Roger Donaldson's No Way Out is a near perfect neo-noir with top-notch performances and 114 minutes of escalating tension. The film could be criticized for predictability - but "predictability" only becomes a problem when a film - especially a thriller - fails to engage the viewer at some primal level. The viewer remains invested in what's going to happen next, not three nexts from now. Credit for this goes to the cast and the screenplay, which hums along in doubletime. Costner and Hackman (also Crazy Sean Young) create more tension through silence than most thrillers manage with the screams of the unfortunates.
Black Widow (1987, Bob Rafelson)
A federal agent (Debra Winger) goes undercover to investigate the serial killer known as the Black Widow (Theresa Russell). She marries men and murders for the fortunes. The Black Widow's a master of disguise; despite a trail of dead men, the Black Widow has evaded identification. As Winger develops her identity and draws closer to the Black Widow, she finds herself strangely drawn to her sexualized mirror image and drawn, romantically, to the killer herself.
The tete-a-tete between Winger and Russell makes this an essential 80's thriller, from a certain perspective. Two excellent actresses at the height of their powers and popularity. Winger, especially, elegantly portrays the dowdy, desk-jockey turned undercover agent with nuance. She conveys awkward and then confidently sexual and unencumbered without forcing the transformation.
Suggesting the ultimate appeal of the film lies in the way Black Widow manipulates the gender of a standard potboiler might unfairly undercut the narrative, yet at the same time it's hard to deny the value of that all-too-rare novelty. It would be a reasonable wish that someone other than Bob Rafelson had helmed this picture, as feminist cinema doesn't appear to be his forte. Still, the film competently flips genders without due fanfare.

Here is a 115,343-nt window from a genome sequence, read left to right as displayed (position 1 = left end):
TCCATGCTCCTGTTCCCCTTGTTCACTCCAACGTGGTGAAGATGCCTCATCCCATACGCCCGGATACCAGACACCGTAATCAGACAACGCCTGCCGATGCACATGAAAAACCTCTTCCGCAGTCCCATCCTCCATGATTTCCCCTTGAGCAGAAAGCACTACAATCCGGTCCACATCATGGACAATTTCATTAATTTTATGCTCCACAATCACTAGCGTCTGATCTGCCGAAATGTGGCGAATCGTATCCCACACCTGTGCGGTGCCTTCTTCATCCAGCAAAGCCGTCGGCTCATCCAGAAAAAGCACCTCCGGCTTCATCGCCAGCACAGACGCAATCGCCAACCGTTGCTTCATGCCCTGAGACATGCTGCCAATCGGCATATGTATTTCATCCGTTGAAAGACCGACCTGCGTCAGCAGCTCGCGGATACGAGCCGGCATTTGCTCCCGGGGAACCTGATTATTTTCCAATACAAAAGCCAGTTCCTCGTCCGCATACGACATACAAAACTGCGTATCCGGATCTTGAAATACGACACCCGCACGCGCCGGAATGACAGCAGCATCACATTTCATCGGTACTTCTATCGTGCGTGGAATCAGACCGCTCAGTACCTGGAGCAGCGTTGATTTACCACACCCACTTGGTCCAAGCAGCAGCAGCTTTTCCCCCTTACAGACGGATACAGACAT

This should have been a classic. It'll have to settle for underrated and largely forgotten. Black Widow had momentum building toward a legendary confrontation between two wily, intelligent women but just peters out in the final moments. Roll credits. Unlike something like Fatal Attraction (also from 1987), however, which destructively undermines its characters in a hackneyed climax, Black Widow fails to dramatically punctuate a narratively truthful conclusion. It's as if the filmmakers misplaced the emotional resonance at the most pivotal moment.
Cherry 2000 (1987, Steve De Jarnatt)
What a trip. Automatically better than other Mad Max riffs because it takes on notions of feminism, the perils of falling in love with artificial intelligence, and stars Melanie Griffith, who pulls herself up from an automobile dangling perilously over a ravine and responds to the obligatory "Are you okay" query with: "I swallowed my gum." 1987, you guys!
Near perfect moments of hack-job dystopia, a terrific supporting cast and a strong soundtrack make this an idea-heavy multi-genre rip-off that's very nearly worth the weight of the original(s). Intention is everything, and this movie hits its dystopian target.
Bonus (Reminder) Picks:
Bedroom Window (1987, Curtis Hanson)
Housekeeping (1987, Bill Forsyth)
Hollywood Shuffle (1987, Robert Townshend)
Slam Dance (1987, Wayne Wang)
Someone to Watch Over Me (1987, Ridley Scott)